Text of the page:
Monday, May 16, 2011

Biological Factors that May Contribute to Huge Disparities in HIV Prevalence

The brief summary at the end of an excellent article on 'Biological Factors that May Contribute to Regional and Racial Disparities in HIV Prevalence' really gets to the point about how HIV prevention should be approached, but generally isn't:

"To develop better prevention tools, it is critical that communities, researchers and policy makers come together to discuss and investigate these tremendous [racial disparities in HIV prevalence, both between regions and within regions] in an open and non-judgmental fashion."

Instead, it is generally assumed that HIV transmission is driven by "stigmatizing socio-behavioural factors such as sexual concurrency or promiscuity, partner violence and so on." This article emphasizes that "biological factors such as endemic co-infections and immunology also play a key role."

The authors warn against blaming affected communities and individuals, something the HIV mainstream have been guilty of while at the same time, rather perversely, warning those in high prevalence communities that they should avoid stigmatizing attitudes. The highest prevalence figures are found in a handful of African countries and in specific regions in some countries.

Occasional mention is made about how inefficient heterosexual sex is when it comes to transmitting HIV, but without any logical conclusions being drwan from that fact. While the probability of transmission resulting from penile-vaginal sex appears to be higher in African countries, such transmission is still "the rare exception rather than the rule."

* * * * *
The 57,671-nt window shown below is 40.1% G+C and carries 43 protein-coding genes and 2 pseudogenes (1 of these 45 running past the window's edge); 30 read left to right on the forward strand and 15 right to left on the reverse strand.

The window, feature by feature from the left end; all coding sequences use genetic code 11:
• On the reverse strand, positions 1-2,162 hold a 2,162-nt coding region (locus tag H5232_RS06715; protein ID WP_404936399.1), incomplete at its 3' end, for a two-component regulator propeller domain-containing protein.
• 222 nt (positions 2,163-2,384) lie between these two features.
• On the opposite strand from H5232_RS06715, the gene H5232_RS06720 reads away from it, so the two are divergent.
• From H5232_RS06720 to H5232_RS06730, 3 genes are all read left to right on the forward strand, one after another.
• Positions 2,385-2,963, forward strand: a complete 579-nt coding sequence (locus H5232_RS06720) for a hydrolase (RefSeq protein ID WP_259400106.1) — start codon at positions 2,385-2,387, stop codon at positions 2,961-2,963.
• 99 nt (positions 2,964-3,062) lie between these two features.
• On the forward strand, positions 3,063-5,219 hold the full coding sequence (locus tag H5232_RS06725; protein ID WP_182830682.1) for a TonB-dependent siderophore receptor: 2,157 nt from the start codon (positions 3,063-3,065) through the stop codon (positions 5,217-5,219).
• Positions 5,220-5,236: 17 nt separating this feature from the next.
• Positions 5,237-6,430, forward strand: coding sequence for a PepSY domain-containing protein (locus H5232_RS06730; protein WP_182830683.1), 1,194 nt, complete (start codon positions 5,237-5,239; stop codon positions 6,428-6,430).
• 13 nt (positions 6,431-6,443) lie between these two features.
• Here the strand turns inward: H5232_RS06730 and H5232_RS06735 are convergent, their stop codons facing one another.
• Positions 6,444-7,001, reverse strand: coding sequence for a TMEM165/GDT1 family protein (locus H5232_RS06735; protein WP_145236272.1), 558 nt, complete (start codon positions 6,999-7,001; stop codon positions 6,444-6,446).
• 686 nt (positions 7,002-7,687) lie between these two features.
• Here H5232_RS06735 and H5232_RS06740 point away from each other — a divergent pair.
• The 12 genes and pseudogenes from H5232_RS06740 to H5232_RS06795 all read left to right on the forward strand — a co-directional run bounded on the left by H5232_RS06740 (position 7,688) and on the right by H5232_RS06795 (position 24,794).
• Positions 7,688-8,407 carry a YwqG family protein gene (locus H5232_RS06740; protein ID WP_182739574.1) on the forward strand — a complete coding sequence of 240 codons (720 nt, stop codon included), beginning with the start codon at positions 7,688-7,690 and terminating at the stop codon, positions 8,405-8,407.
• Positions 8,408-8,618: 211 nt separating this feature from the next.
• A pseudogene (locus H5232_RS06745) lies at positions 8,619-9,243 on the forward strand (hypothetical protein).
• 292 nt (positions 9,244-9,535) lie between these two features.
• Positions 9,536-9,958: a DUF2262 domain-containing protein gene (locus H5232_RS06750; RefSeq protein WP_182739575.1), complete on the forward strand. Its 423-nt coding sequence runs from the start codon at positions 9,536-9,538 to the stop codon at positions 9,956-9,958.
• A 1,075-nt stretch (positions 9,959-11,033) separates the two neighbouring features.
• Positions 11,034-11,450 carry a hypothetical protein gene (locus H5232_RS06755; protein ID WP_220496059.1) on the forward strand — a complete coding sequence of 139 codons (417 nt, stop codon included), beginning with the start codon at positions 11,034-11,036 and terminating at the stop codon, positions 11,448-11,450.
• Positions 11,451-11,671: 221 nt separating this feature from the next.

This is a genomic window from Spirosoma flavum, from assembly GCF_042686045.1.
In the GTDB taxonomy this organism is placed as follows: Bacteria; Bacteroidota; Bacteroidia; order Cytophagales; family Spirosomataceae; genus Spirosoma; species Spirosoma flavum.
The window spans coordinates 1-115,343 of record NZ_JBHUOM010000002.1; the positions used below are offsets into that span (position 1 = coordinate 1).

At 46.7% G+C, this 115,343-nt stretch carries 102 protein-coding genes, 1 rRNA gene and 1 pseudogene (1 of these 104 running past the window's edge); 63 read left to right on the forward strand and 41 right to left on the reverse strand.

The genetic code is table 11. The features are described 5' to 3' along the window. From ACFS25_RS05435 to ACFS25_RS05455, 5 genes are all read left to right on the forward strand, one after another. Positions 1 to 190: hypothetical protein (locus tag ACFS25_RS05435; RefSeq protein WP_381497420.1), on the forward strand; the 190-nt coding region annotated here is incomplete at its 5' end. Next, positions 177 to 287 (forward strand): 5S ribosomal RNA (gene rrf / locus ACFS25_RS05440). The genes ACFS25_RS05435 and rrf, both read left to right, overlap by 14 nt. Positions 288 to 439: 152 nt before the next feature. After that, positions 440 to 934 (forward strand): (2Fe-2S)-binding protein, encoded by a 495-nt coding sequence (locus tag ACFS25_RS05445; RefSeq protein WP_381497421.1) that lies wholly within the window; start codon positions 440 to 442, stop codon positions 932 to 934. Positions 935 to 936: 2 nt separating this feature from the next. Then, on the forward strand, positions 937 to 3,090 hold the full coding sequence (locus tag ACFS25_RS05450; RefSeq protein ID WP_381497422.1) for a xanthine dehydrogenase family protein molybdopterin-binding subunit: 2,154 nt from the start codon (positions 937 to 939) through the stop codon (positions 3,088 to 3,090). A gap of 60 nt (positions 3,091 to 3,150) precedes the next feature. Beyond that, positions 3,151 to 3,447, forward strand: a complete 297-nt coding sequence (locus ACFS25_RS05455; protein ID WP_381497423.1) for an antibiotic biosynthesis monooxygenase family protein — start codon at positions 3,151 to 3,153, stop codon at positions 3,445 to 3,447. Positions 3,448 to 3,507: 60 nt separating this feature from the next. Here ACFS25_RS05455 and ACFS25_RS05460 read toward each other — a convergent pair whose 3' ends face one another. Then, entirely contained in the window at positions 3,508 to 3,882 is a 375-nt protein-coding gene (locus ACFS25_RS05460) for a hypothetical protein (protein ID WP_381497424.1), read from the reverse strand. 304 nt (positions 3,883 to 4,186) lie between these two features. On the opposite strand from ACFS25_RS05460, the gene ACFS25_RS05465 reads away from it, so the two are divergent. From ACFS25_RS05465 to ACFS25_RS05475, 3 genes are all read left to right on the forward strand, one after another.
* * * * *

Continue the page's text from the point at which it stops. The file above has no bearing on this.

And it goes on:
Co-infections with diseases common in African countries, such as TB, malaria (see also this abstract on malaria as a co-factor in HIV transmission) and various kinds of parasitic conditions may increase transmission by those infected with HIV and increase susceptibility in those uninfected. While it has been recognised that could treating these conditions would reduce transmission, no clinical trials have assessed the impact this might have.

Similar remarks apply to various sexually transmitted infections (STI). But while some trials have looked at reducing STIs as a means of reducing HIV transmission, factors such as non-sexual HIV transmission, perhaps through the STI treatment itself, may not have been taken into account. So not enough is yet known about this kind of intervention.

Male circumcision is discussed and the authors mention that HIV prevalence is higher in a non-circumcising population in Kenya's Nyanza's province. However, they don't mention that there are non-circumcising populations in other countries where HIV prevalence is lower than in circumcising populations.

Also, low HIV prevalence is often correlated with female genital mutilation (FGM), even in Nyanza province itself. The Luo tribe may not circumcise their men, but they don't circumcise their women either. Whereas in tribes that circumcise men and women, such as the Kisii, HIV prevalence is lower than national prevalence. Other tribes that practice FGM, such as the Somali, have even lower HIV prevalence than the Kisii.

Personally, I am opposed to FGM, but the arguments for male circumcision seem equally unconvincing. Some even claim that male circumcision reduces the number of Langerhans cells, which HIV targets. But there are Langerhans cells in the vagina as well and no one would argue that parts of it should be surgically removed to reduce susceptibility to HIV infection.

But if you are opposed to the view that Africans have extraordinary and probably animalistic sex lives, that they care little for their own health and welfare, or for that of their partners and their children, you need to read the above article.


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